The prewar 16HP also reappeared after the war and was the manufacturer's top-selling car in Britain.
1920s - Sunbeam-Talbot-Darracq
On August 13, 1920, Automobiles Darracq S.A. acquired a majority shareholding in the Sunbeam Motor Company of Wolverhampton, merging the companies to create Sunbeam-Talbot-Darracq, or 'STD Motors'.
1930s - demise
In 1935 Sunbeam-Talbot-Darracq was purchased by the Rootes Group although the French branch of Talbot was sold separately to Antonio Lago, becoming Talbot-Lago. Darracq ceased to be a distinct marque, instead becoming a badge-engineered Sunbeam.
Like other automobile makers in this era, such as Napier, Bentley, and Daimler, Darracq participated in motor racing, and Darracq's drastically stripped-down voitures legére garnered publicity. A 1904 effort to win the Gordon Bennett Trophy, however, was disastrous: despite entries of identical 11.3 l cars built in Germany, France, and Britain (per the Trophy rules), Darracq scored no success. Paul Baras drove a Darracq to a new land speed record of 104.53 mph (168.22 km/h) at Ostend, Belgium, on November 13, 1904. A 1905 racer was more promising. Fitted with a 22.5 l overhead valve V8 made from two Bennett Trophy engines mated to a single crankcase, producing 200 hp (150 kW; 200 PS), making it one of the first specialized land speed racers, and on December 30, 1905, Victor Hémery drove this car to a speed of 109.65 mph (176.46 km/h) in the flying kilometer at Arles, France. The V8 was shipped to Ormond Beach, Florida, (then host to numerous land speed record attempts), where it was timed at 122.45 mph (197.06 km/h) in 1906 to win the title "1906 King of Speed"; this was not enough to hold the land speed record, however, which went to a Stanley, the Rocket, at 127.6 mph (205.35 km/h). On return to Europe the car was sold to Algenon Lee Guinness who set many records over the next few years until the car was retired in 1909 with a broken piston. This V8 Special (see full story at ) was rebuilt in 2005 using its original engine which had survived mostly intact. A video of the running engine was published on YouTube.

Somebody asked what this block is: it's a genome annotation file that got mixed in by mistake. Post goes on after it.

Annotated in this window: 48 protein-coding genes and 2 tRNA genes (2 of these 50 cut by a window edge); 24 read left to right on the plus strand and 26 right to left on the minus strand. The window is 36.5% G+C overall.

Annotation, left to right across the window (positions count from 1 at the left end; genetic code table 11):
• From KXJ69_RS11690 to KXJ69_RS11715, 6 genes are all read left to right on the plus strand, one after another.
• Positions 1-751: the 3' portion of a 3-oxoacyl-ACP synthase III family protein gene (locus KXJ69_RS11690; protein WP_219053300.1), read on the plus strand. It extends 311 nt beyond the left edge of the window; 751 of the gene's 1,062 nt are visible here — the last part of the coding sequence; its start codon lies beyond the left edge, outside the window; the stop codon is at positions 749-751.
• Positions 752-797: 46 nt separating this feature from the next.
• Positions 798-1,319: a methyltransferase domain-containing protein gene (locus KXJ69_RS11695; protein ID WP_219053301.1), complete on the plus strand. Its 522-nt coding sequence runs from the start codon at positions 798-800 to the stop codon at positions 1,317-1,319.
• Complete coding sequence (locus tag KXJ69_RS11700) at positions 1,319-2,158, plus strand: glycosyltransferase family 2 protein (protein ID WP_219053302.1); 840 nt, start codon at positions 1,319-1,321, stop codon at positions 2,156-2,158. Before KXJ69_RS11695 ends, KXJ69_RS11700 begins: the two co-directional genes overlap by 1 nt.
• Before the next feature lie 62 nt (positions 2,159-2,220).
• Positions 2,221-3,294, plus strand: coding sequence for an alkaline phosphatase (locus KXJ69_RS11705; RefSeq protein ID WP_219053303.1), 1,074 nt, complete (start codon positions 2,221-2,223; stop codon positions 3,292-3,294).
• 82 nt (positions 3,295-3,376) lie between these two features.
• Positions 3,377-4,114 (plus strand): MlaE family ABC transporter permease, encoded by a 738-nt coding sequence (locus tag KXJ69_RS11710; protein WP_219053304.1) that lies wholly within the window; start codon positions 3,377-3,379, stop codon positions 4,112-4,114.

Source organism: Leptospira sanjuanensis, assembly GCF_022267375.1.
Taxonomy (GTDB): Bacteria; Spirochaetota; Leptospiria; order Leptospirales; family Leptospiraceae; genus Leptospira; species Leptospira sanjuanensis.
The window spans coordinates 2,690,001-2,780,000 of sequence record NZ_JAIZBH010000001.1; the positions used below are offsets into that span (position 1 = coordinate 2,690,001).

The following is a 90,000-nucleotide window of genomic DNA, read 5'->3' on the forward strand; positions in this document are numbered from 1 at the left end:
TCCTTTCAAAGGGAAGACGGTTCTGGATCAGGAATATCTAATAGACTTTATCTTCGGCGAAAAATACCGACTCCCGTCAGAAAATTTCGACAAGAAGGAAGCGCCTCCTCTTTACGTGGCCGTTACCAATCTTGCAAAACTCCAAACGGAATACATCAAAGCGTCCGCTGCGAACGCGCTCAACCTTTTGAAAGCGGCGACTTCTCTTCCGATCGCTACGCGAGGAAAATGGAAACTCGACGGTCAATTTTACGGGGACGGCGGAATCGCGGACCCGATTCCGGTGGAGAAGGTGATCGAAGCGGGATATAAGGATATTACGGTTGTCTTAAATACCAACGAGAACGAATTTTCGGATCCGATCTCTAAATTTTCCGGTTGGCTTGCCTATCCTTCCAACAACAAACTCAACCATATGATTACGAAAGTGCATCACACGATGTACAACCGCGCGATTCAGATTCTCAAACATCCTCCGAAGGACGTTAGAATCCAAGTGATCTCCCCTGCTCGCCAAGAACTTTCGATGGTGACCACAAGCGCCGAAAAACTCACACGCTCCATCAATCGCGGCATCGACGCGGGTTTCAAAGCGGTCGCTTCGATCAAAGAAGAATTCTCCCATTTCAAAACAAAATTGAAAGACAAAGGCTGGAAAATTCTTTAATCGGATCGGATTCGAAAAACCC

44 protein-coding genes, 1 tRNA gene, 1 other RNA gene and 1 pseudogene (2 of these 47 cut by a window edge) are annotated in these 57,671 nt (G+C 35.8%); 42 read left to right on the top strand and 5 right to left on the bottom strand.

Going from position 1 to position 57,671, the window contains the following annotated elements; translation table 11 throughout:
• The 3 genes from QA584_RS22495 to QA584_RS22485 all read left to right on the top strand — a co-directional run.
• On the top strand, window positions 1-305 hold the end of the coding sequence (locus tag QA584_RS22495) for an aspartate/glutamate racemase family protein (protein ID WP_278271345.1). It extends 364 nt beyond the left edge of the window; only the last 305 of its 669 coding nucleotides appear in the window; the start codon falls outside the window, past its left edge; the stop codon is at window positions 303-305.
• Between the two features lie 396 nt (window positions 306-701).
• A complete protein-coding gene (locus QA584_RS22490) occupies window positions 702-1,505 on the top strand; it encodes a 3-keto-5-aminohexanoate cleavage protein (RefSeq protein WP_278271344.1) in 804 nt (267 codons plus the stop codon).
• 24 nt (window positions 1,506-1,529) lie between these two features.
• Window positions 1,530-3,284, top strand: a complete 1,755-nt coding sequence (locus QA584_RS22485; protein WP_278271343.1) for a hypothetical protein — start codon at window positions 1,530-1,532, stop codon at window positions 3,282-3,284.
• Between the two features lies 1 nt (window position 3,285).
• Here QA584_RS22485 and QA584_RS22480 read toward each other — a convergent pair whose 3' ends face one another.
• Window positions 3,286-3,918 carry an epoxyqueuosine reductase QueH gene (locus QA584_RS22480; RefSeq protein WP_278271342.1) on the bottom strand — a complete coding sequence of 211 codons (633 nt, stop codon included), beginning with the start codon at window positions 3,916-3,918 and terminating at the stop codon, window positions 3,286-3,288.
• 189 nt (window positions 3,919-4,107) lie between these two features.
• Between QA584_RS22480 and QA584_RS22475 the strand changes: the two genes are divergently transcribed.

Darracqs won the 1905 and 1906 Vanderbilt Cup at Long Island, New York, both credited to Louis Wagner in a 100 hp (75 kW; 100 PS) 12.7 l racer. Darracq also won the Cuban race at Havana. The company's final racing victory was the 1906 Vanderbilt Cup. Competition efforts did not stop entirely, however. In 1908, Darracqs came second, third, and seventh at the "Four Inch" Isle of Man Tourist Trophy, and in 1912, Malcolm Campbell entered a former works Darracq at Brooklands. After the Great War and as part of the STD combine Sunbeam Grand Prix re-badged as Talbot-Darracq participated in the 1921 French Grand Prix. The ‘Invincible Talbot-Darracq’ which were in effect a smaller versions of the Grand Prix cars dominated voiturette racing at the highest levels for six years, winning every race they entered.
In the 100th episode of Wheeler Dealers, Mike Brewer and Edd China restore a 1904 Darracq, borrowed from the Haynes International Motor Museum, to working order and drove it in the veteran car run from London to Brighton.
- Wise, David Burgess. "Darracq: A Motor Enthusiast who Hated Driving", in Northey, Tom, ed. World of Automobiles (London: Orbis, 1974), Volume 5, p.484.
- Wise, p.493.
- Wise, David Burgess. "Davis: The Grand Old Man of Motor Racing", in Northey, Tom, ed. World of Automobiles (London: Orbis, 1974), Volume 5, p.499.
- Wise, p.493. Wise does not mention the year or marque name. Setright, does not mention the year, either, and p.1586 says it was an 8 hp (6.0 kW; 8.1 PS) four-seater.
- Wise, p.494.
- "Automobilia". Toutes les voitures françaises 1920 (salon [Oct] 1919) (Paris: Histoire & collections). Nr. 31: Page 79. 2004.
- Graces Guide, Profile of Darracq
- The Times, 10 March 1924
- Northey, Tom, "Land-speed record: The Fastest Men on Earth", in Northey, Tom, ed. World of Automobiles (London: Orbis, 1974), Volume 10, p.1163.
- Northey, p.1163.
- Wise, p.494; Wise, "Vanderbilt Cup", p.2460.
- Wise, "Darracq", p.494.
- The British Competition Car, Cyril Posthumus, 1959 P.53
- Northey, Tom, "Land-speed record: The Fastest Men on Earth", in Northey, Tom, ed. World of Automobiles (London: Orbis, 1974), Volume 10, pp. 1161–1166. London: Orbis, 1974.
- Setright, L.J.K. "Opel: Simple Engineering and Commercial Courage", in Northey, Tom, ed. World of Automobiles, Volume 14, pp. 1583–1592. London: Orbis, 1974.
- Wise, David Burgess."Darracq: A Motor Enthusiast who Hated Driving", in Northey, Tom, ed. World of Automobiles, Volume 5, pp. 493–494. London: Orbis, 1974.
- Wise, David Burgess."Vanderbilt Cup: The American Marathon", in Northey, Tom, ed. World of Automobiles, Volume 21, pp. 2458–60-4. London: Orbis, 1974.